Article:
Why did you choose a career in copywriting and how did you get into it?
I get bored easily. Although that’s not really the reason I got into copywriting, it’s more the reason I’m still doing it 10 years later. Every project is a whole new learning opportunity.
I got into it because I saw a huge hole in the process of building websites.
Although I trained as a journalist, I worked mainly in digital (known in those days simply as ‘web’) editing and writing roles for a while before becoming a project manager for a web development company.
Almost every project we worked on was delayed because writing the content took so long. And when we received it from the client, it was almost always horrible. I couldn’t bear it!
I was also already getting a bit bored of being a project manager, so I began reading everything I could on writing for the web – all the early classics, like Don’t Make Me Think.
Usability was still relatively new then and I liked the idea of combining my knowledge of website development with my love of writing and editing.
I wasn’t sure what to call myself, so started my career as a ‘web writer’.
I got my first jobs by offering free website reviews at networking events and by learning everything I could about SEO and putting
it into practice on my own website.
What work are you most proud of?
The work I’m most proud of is the information writing I’ve done, where I’ve managed to cut out all the noise (despite internal organisational politics), get things into the language of the audience, and make the information easy to find, read and use.
They’re not glamorous projects, or particularly interesting unless you’re the person looking for that critical piece of information, but I do enjoy the
challenge of them.
More recently, I really liked the work I did on the story behind a local community project – A Drop in the Ocean.
What piece of copy do you really wish you’d written?
I remember when I first saw some promo copy for Bulb, I actually said out loud, to myself: “Damn, I wish I’d written that.” It was so refreshing compared to every other utility company.
And when I switched to them – I mean I had to in homage to the copy – and all the emails throughout the process made me so happy!
What do you do if you hit a bit of writer’s block?
I jump. Fast and furiously on the spot for about a minute. It doesn’t have to be high, more like bouncing than jumping. Arm movements are optional, but you do have to leave your office to do it.
The kitchen or the garden work well. I read something once about your feet having so many nerve-endings that when you jump like that it’s like jumpstarting your brain.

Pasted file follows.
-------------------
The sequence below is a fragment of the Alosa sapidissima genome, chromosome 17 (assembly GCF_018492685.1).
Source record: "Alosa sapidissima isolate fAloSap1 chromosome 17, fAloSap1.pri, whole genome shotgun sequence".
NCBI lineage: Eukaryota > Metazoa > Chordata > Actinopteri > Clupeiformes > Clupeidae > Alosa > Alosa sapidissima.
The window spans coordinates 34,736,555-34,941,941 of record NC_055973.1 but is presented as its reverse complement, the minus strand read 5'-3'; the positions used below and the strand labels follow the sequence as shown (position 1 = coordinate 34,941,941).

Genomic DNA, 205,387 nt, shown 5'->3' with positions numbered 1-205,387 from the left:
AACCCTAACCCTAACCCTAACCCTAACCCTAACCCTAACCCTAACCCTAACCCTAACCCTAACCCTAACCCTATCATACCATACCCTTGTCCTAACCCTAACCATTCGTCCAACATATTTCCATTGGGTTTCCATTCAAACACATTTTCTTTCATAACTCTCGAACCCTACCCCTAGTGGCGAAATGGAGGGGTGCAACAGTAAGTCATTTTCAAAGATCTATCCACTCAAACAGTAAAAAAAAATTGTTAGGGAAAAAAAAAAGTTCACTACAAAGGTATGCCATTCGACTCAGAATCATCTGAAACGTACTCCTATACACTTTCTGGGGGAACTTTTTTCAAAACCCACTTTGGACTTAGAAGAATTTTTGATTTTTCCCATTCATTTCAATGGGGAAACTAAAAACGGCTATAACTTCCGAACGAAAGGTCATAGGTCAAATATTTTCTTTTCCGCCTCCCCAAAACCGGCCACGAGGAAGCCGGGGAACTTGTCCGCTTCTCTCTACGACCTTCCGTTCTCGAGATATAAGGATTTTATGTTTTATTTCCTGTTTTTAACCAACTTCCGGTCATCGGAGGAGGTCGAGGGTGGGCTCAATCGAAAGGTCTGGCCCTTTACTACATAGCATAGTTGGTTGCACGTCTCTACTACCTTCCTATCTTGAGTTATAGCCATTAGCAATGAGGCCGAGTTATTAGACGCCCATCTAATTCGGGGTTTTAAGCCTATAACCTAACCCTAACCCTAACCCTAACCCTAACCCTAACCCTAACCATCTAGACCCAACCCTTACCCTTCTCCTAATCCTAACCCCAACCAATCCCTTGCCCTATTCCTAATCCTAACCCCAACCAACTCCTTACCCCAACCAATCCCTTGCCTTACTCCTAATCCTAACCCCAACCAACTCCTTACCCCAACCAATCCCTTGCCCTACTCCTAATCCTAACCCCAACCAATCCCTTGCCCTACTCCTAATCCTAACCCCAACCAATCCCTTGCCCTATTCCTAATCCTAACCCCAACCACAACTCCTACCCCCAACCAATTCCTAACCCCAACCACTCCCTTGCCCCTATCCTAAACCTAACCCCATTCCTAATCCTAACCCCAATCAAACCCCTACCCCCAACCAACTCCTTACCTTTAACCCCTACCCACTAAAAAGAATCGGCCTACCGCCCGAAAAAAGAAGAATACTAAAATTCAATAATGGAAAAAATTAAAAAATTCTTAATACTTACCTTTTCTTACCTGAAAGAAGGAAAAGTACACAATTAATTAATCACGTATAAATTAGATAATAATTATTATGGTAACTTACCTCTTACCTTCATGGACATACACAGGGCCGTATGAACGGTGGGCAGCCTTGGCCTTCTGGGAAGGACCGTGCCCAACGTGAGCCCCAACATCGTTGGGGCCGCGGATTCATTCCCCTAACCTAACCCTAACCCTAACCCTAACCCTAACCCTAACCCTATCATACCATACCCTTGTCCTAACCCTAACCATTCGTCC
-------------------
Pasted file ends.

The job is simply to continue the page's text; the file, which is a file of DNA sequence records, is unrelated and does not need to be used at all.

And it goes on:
If that doesn’t work, I go walking. Preferably by the sea. Then I throw some rocks in the water and stomp home. That usually does the trick.
What are your favourite and least and favourite writing-related tasks?
My favourite is probably editing. Although devising content models comes a close second.
My least favourite – proofreading.
Any copywriting pet hates?
I’m just going to say it… crafted. Anything crafted. Unless what you’re describing has been knitted, sculpted, carved, crocheted or beaded with your own two hands, it’s a cliché.
The day I craft copy is the day I stop writing. If you see it in my copy, it was planted (or put in by the client).
What’s the best piece of career advice you’ve been given?
When I was about 16 and needed to make some choices about what to study next my dad said to me: “Whatever you pick, make sure it’s something you enjoy doing most of the time – 95% of people in the world don’t enjoy their day jobs. Don’t be one of them.”
I’m pretty sure he made up the statistic, but the principle has served me well in making decisions about my career.
What advice would you give to people starting out on a copywriting career?
Read, read, read. There are so many brilliant books out there to help you become a better writer and a better thinker.
One of the earliest ones I read and that I always recommend is Made to Stick.
Talk to other copywriters as often as you can. If you can meet them in person, even better, you can buy them a coffee while you ask them questions.
I was lucky enough to be living in Brighton when I first started as a freelance copywriter and there was a great group called WriteClub, which ProCopywriters’ director Leif Kendall was running at the time.
Leif answered so many of my questions, and that group helped me more than they will ever know to keep going through the tough first year of freelance copywriting.
Go out there and make those connections, even if it’s terrifying and you feel a bit of a fraud calling yourself a copywriter to start with. Remember, we all started somewhere.
Why do you find ProCopywriters membership useful?
Besides the enquiries I’ve had from the ProCopywriters website, I enjoy the feeling of being part of something beyond the walls of my office. It’s a bit like being in a club.
Then there’s the little bit of reassurance you need on a bad writing day: “I belong to this, I really am one of them – those people who write words for a living.”